Many places fill up quickly, we recommend that you book in advance.  If you have  difficulty finding somewhere to stay, then consider walking the route from Filey to Hessle rather than the more traditional Hessle to Filey, or start on a less common day, such as a Tuesday.

There are campsites along the Trail and they can be viewed on the Interactive Map.

If you plan to camp please note in England and Wales, there are normally no rights for national trail users to wild camp along the way – so seeking the landowner’s permission is recommended.

You can also find details of campsites in our very useful Accommodation and Information Guide, available to download from the leaflets page.

There are several companies that will arrange to move your bags for you, help you plan your trip, or arrange a full package.

View a list of these companies here Walking Holiday Companies.

You can walk the Trail at any time of year. May and September are the most popular months, with fabulous walking weather. If you want a chance to see the vibrant poppy fields you need to come in June and early July.

Most people walk from Hessle through to Filey, but it is equally good in the other direction and sometimes easier to find accommodation if completing it ‘in reverse’.

We recommend that you take a map and/or guidebook with you. You may also find a compass useful.

If you are walking solo you may want to tell someone where you are going as there can be mobile black spots along the Trail. Ensure your phone is fully charged before setting off.

Weather in the UK can be changeable so it’s wise to be prepared. You’ll need good footwear, waterproofs and warm layers. Take plenty of water and just in case, pack a few plasters for your feet. In the summer you may need sun cream.

Mobile phone reception is reasonably good on the Yorkshire Wolds, with the odd dead spot.  A number of the accommodation providers offer wi-fi.  If this is important for you then check when booking .

The UK is unique in having a network of paths that the public can use, this is the Public Rights of Way network. You can see these paths on Ordnance Survey maps.

National Trails are signed with an acorn symbol and/or the Trail name which you will see on stiles, gates and signposts. This is the symbol used by all the English and Welsh National Trails.

As you are walking along the Trail you will also see waymarkers pointing to other paths. You can use the public rights of way network to leave the Trail to explore places of interest, reach your accommodation and find places to eat and drink.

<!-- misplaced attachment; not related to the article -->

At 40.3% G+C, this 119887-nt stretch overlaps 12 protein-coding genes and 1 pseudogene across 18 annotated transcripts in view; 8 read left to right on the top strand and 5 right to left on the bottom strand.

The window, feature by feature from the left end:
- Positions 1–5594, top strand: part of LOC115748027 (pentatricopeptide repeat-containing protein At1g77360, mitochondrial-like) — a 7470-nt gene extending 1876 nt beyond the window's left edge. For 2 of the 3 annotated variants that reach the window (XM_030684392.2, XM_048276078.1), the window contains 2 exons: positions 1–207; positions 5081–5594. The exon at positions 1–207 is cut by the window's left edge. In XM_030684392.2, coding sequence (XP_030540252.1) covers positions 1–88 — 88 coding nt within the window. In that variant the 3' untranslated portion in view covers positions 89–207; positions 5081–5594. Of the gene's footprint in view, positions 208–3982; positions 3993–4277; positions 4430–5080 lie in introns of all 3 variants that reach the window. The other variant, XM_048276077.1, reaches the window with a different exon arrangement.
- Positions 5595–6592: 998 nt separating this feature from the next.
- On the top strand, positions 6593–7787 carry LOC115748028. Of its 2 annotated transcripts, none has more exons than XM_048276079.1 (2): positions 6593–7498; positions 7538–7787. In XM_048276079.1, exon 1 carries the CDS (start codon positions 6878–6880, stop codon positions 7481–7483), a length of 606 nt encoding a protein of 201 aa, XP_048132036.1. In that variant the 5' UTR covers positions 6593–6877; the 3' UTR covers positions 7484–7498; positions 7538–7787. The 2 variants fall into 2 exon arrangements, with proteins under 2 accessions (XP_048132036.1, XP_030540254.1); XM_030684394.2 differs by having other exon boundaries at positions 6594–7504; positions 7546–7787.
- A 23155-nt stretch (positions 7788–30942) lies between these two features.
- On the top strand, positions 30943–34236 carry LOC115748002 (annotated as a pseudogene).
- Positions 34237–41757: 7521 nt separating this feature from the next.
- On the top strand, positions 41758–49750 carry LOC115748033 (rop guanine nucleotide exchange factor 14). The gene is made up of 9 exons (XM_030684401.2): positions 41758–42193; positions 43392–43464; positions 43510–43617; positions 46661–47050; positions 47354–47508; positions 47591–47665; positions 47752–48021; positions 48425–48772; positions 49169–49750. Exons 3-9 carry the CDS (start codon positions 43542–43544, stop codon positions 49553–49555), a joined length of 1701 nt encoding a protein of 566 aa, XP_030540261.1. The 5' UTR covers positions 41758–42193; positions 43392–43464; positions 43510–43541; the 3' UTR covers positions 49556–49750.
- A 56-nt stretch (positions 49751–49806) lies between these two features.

You will often find a coloured arrow on signs which indicates the status of that section of path. The most common are yellow arrows which are footpaths and blue which are bridleways.

A GPX file can be downloaded from the Create Your Own Trip page (the button is below the map).

Holiday Inspiration

Visit our Walking Holidays Page for holiday inspiration for the Yorkshire Wolds Way.

Leaflets, Maps, Guidebooks and Merchandise

The official guidebook and map for the Trail are available from the The Trails Shop along with a wide range of gifts and other merchandise.

You can find a list of Ordnance Survey maps for the Trail here: Maps for the Trail.

Certificates are available from the The Trails Shop.

There are  a wide range of useful leaflets to download, such as the Accommodation and Information Guide and Easy Access Trail leaflets.  Find these in the Further Information section.

Circular and Linear Walks

There are some great walks to enjoy along parts of the Yorkshire Wolds Way, which will give you a flavour of the wonderful, peaceful nature of the Yorkshire Wolds landscape.  Find the perfect walk for you in the Further Information section.

Interactive Map

Use the Map Filter to see places to visit and where to stay along the Yorkshire Wolds Way. View information on the map by ticking the boxes in the Map Filter.

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Feeling inspired? Build a bespoke itinerary and start planning your visit to this great National Trail trails here.

Contact the Trail Officer

If you have feedback or a question about Yorkshire Wolds Way please contact the Trail Officer.

Cysylltwch â Malcolm Hodgson
Trail Officer